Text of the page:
America's Lab Report: Investigations in High School Science.
Singer, Susan; Hilton, Margaret; Schweingruber, Heidi
(National Academies Press, Washington, DC , 2006)
Investigates factors that influence a high school laboratory experience, examining what currently takes place and what the goals of those experiences are and should be. The chapter on facilities calls for flexible space and furnishings that combine features of traditional laboratories and classrooms, proper budgeting for the ongoing costs of equipment and supplies, and equitable distribution of facilities, equipment, and supplies. While maintaining student safety is a critical concern, little systematic information is available about safety problems and solutions. 235p.TO ORDER: National Academies Press, 500 Fifth St. NW, Lockbox 285, Washington, DC 20055; Tel: 800-624-6242
Laboratory Design for Health and Safety.
(The Association for Science Education, Hatfield, United Kingdom , 2004)
Highlights key health and safety issues to be considered when designing science facilities. Compact, radial design for laboratories and preparation rooms, extra ventilation, adjustable lighting, and storage that keeps traffic areas clear are advised. 4p.
Labs21 Design Process Manual.
(U.S. Department of Energy; U.S. Environmental Protection Agency, 2004)
Provides guidance on the design process for high performance laboratories, leveraging the Labs21 tools. It includes the following: 1) The Design Process Checklist specifically lists process-related action items for each stage of the building design and delivery process, with links to relevant Labs21 tools for each action item. 2) The Sustainable Strategies Checklist is a “quick-reference” list of sustainable design strategies, categorized by area of environmental impact (i.e., energy, water, materials, etc), with links to detailed information for each strategy.
Science Accommmodation in Secondary Schools.
(Dept for Educational and Skills, Schools Building and Design Unit, London, United Kingdom , 2004)
Offers design and furnishing guidance for new and renovated high school science instruction spaces. Section 1 outlines the range of spaces usually required and examines planning options in new and adapted departments. Section 2 describes the planning of an individual laboratory covering services distribution, servicing systems, and room layouts. Section 3 provides guidance on the teaching and support spaces connected to the laboratories. Section 4 covers furnishings, equipment and finishes. Section 5 gives general guidance on services in the science department. (Includes 47 references.) 54p.Report NO: Building Bulletin 80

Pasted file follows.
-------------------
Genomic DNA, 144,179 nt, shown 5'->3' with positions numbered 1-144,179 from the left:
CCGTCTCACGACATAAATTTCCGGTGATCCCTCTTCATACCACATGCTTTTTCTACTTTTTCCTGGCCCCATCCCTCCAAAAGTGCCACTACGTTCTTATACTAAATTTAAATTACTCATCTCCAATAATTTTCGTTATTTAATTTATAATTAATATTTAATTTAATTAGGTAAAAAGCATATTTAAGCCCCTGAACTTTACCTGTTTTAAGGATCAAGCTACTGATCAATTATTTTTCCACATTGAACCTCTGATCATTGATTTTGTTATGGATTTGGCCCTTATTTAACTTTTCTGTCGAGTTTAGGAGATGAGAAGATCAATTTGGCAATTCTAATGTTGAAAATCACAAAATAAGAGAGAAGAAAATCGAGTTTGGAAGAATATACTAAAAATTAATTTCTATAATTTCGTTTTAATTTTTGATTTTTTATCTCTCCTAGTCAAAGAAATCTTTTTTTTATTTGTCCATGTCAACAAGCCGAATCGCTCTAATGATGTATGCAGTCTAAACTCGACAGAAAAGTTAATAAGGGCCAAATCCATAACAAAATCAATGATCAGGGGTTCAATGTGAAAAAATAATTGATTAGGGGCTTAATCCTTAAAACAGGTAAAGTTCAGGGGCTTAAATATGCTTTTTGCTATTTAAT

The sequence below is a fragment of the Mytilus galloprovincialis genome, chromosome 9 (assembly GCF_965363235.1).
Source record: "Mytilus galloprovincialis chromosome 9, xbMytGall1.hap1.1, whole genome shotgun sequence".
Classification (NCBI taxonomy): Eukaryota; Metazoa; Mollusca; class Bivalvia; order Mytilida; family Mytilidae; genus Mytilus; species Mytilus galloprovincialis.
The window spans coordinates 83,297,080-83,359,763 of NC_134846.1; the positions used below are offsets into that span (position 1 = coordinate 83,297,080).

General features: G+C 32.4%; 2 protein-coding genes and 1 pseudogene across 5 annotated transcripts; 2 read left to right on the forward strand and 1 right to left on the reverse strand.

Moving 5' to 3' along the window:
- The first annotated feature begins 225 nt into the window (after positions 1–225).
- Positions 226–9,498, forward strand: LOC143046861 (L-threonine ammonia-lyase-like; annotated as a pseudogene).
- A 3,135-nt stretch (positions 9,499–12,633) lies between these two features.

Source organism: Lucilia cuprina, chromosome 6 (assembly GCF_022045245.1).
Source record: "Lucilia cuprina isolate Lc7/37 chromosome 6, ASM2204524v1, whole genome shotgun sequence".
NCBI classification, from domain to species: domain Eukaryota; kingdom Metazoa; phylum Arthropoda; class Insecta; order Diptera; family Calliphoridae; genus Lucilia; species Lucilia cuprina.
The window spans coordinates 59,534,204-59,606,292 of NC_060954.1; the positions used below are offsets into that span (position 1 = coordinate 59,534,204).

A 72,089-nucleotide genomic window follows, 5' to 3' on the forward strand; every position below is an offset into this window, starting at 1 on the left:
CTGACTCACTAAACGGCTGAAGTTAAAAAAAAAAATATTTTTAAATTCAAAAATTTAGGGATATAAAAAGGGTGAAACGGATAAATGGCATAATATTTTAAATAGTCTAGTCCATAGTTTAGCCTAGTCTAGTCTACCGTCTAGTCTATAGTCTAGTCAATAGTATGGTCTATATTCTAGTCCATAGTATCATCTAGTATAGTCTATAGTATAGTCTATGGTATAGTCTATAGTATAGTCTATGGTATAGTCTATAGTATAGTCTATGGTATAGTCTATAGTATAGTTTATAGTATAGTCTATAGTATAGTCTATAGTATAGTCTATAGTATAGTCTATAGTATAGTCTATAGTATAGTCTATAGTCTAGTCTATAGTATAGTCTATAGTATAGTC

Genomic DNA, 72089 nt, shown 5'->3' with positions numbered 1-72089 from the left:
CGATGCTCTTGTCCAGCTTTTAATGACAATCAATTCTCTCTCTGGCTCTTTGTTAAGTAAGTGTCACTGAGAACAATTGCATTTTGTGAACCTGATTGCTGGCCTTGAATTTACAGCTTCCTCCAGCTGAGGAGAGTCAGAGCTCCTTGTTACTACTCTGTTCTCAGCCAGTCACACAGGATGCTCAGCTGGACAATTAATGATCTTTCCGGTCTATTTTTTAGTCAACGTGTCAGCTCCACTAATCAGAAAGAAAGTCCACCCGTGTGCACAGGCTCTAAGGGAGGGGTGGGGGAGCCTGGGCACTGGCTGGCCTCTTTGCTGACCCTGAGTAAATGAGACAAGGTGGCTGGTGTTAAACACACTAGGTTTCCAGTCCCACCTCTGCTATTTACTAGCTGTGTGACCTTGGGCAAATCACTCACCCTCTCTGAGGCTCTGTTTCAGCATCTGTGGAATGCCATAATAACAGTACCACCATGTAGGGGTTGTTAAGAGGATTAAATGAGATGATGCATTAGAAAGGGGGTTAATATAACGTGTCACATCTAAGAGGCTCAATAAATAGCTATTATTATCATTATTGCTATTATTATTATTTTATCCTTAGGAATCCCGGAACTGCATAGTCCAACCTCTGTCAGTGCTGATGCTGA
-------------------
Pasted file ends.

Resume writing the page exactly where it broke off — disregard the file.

Texley, Juliana; Kwan, Terry; Summers, John
(NSTA Press, Arlington, VA , 2004)
Provides guidance on science teaching safety in a high school environment, using a teacher's guide format. Facilities topics covered include equipment, cleaning, and safe storage design and practice. Appendix A is a list of chemicals that should not be kept unless required by the program and accompanied by appropriate expertise and equipment. Includes 21 references. 213p.TO ORDER: NSTA Press, 1840 Wilson Blvd, Arlington, VA 22201-3000
Design Standards for a High School Museum Resource Center.
(Dissertation, University of Georgia, Athens , Dec 2003)
Presents an investigative post-occupancy evaluation of five school museums using a facilities assessment instrument entitled "Appraisal Guide for a Museum Resource Center Building Program." This appraisal guide represented a model for a school museum. The appraisal guide and site interview questions were used as the framework for the gathering of data in this study. Two of the museums in this study were described as separate facilities within a high school and three were defined as separate facilities within a school system. One of the three facilities within a school system received the highest percentage score on the appraisal guide for being closest to the model. None of the facilities in this study had a dark ride, a separate conservation laboratory, an open storage area, or a shop section. All five of the museums in this study had in common the need for more space. The post-occupancy evaluations of the five school museums in this study described, judged, and explained the performance of each facility. The development of the appraisal guide and its use in the post-occupancy evaluations of the five museums provided examples on an item-per-item basis of design patterns that were adaptable to high schools. 299p.
Teaching, Learning and Laboratory Design.
(The Association for Science Education, Hatfield, United Kingdom , Nov 2003)
Discusses aspects of science laboratory design that directly affect student behavior, participation, and learning. It advises on class size, floor area, and room arrangement for teaching, demonstration, and student work. Acoustics, lighting, audiovisual, and HVAC issues are also addressed. 11p.
(National Science Foundation, Washington, DC, 2003)
This interactive publication, the result of a planning study sponsored by the National Science Foundation, provides tools, guidelines, and data necessary to plan and design high school science, math, and technology education laboratories and support spaces. Includes information on forming a planning committee, assumptions, curriculum needs and guidelines, facility programs, architect selection, and design.
Kwan, Terry; Texley, Juliana
(NSTA Press, Arlington, VA , 2003)